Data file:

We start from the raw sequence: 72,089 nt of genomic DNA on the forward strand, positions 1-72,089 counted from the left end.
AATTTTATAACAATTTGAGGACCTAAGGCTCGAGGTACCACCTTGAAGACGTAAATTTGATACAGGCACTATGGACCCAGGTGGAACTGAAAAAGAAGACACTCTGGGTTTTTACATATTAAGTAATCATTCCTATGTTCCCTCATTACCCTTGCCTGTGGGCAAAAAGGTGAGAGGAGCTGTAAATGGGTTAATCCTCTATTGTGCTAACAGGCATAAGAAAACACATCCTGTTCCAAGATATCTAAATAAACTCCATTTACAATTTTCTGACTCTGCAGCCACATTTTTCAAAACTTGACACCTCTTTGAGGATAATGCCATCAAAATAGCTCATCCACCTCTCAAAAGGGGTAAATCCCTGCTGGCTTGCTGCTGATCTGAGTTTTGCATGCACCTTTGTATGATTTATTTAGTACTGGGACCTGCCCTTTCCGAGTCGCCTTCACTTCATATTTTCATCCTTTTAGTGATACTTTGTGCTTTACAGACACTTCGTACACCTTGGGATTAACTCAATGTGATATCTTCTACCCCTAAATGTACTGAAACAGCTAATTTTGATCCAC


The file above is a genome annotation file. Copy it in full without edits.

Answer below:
We start from the raw sequence: 72,089 nt of genomic DNA on the forward strand, positions 1-72,089 counted from the left end.
AATTTTATAACAATTTGAGGACCTAAGGCTCGAGGTACCACCTTGAAGACGTAAATTTGATACAGGCACTATGGACCCAGGTGGAACTGAAAAAGAAGACACTCTGGGTTTTTACATATTAAGTAATCATTCCTATGTTCCCTCATTACCCTTGCCTGTGGGCAAAAAGGTGAGAGGAGCTGTAAATGGGTTAATCCTCTATTGTGCTAACAGGCATAAGAAAACACATCCTGTTCCAAGATATCTAAATAAACTCCATTTACAATTTTCTGACTCTGCAGCCACATTTTTCAAAACTTGACACCTCTTTGAGGATAATGCCATCAAAATAGCTCATCCACCTCTCAAAAGGGGTAAATCCCTGCTGGCTTGCTGCTGATCTGAGTTTTGCATGCACCTTTGTATGATTTATTTAGTACTGGGACCTGCCCTTTCCGAGTCGCCTTCACTTCATATTTTCATCCTTTTAGTGATACTTTGTGCTTTACAGACACTTCGTACACCTTGGGATTAACTCAATGTGATATCTTCTACCCCTAAATGTACTGAAACAGCTAATTTTGATCCAC